Neuroblastoma-derived tumor cells, unlike cells from other tumor types, characteristically express a wild-type but cytoplasmically sequestered p53 protein. To ascertain whether the p53 in these cells retained any physiological activity, we inactivated it in SK-N-SH cells, a neuroblastoma-derived cell line, by introducing the human papilloma virus type 16 E6 expression plasmid. Parent SK-N-SH cell cultures are composed of two cell types exhibiting characteristic morphologies designated neuroblastic (N-type) or substrate-adherent fibroblastic (S-type) cells, both of which have been shown to spontaneously transdifferentiate or interconvert. We report here that down-regulation of p53 resulted in conversion of SK-N-SH cells to the substrate-adherent fibroblast-like S-type cells. The morphologic conversion was accompanied by a loss of neurofilament expression, a marker for the neuronal N-type cells, an increase in the expression of vimentin, and a lack of responsiveness to retinoic acid-induced neuronal differentiation. Importantly, we did not observe N-type cells in the E6-transfected cell population, suggesting that they were incapable of transdifferentiating to the N-type morphology. We also tested the ability of these E6-transfected S-type cells to form colonies in soft agar and observed a markedly reduced capacity of these cells to do so when compared with the parent and mutant E6-transfected cells. These results suggest that p53 is required for the maintenance of the neuroblastic tumorigenic phenotype.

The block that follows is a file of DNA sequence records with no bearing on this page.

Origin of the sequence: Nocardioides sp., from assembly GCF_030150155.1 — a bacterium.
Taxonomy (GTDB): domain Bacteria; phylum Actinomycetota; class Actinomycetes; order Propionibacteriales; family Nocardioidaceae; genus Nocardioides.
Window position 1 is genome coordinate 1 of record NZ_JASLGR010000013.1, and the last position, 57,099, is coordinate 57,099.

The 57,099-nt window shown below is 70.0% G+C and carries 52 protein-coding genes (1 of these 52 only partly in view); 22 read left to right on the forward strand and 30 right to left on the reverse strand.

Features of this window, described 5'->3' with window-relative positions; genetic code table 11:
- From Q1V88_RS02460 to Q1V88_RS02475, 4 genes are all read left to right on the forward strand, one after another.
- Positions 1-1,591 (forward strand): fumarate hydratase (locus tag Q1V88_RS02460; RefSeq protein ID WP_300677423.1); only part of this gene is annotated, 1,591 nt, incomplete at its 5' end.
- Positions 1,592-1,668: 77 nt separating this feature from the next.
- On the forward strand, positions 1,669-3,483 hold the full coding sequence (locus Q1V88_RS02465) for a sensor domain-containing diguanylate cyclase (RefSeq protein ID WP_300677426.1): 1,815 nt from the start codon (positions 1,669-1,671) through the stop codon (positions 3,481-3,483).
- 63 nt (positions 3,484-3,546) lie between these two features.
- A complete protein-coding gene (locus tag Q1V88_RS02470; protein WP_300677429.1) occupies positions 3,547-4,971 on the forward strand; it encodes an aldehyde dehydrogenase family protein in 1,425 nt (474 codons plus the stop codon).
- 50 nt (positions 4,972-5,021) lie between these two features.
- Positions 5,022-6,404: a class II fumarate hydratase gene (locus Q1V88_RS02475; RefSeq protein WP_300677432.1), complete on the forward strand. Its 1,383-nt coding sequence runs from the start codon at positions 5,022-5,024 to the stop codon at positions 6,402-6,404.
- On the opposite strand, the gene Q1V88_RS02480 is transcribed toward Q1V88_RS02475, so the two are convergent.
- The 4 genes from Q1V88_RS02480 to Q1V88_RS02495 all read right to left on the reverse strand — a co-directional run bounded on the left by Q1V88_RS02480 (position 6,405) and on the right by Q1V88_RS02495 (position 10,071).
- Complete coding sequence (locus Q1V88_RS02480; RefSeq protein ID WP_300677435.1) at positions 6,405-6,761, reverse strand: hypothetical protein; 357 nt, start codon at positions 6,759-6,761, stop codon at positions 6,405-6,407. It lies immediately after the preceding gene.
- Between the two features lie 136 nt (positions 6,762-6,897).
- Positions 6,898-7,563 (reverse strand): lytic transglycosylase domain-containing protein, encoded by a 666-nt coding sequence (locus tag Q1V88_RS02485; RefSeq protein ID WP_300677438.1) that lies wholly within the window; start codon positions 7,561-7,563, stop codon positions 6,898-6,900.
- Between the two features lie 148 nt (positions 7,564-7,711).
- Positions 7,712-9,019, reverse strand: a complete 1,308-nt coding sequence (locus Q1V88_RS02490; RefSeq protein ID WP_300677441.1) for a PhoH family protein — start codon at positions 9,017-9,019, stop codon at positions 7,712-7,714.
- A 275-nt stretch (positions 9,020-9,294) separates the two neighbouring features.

|Original language||English (US)|
|Number of pages||9|
|Journal||Cell Growth and Differentiation|
|State||Published - Feb 10 2001|
ASJC Scopus subject areas
- Molecular Biology
- Cell Biology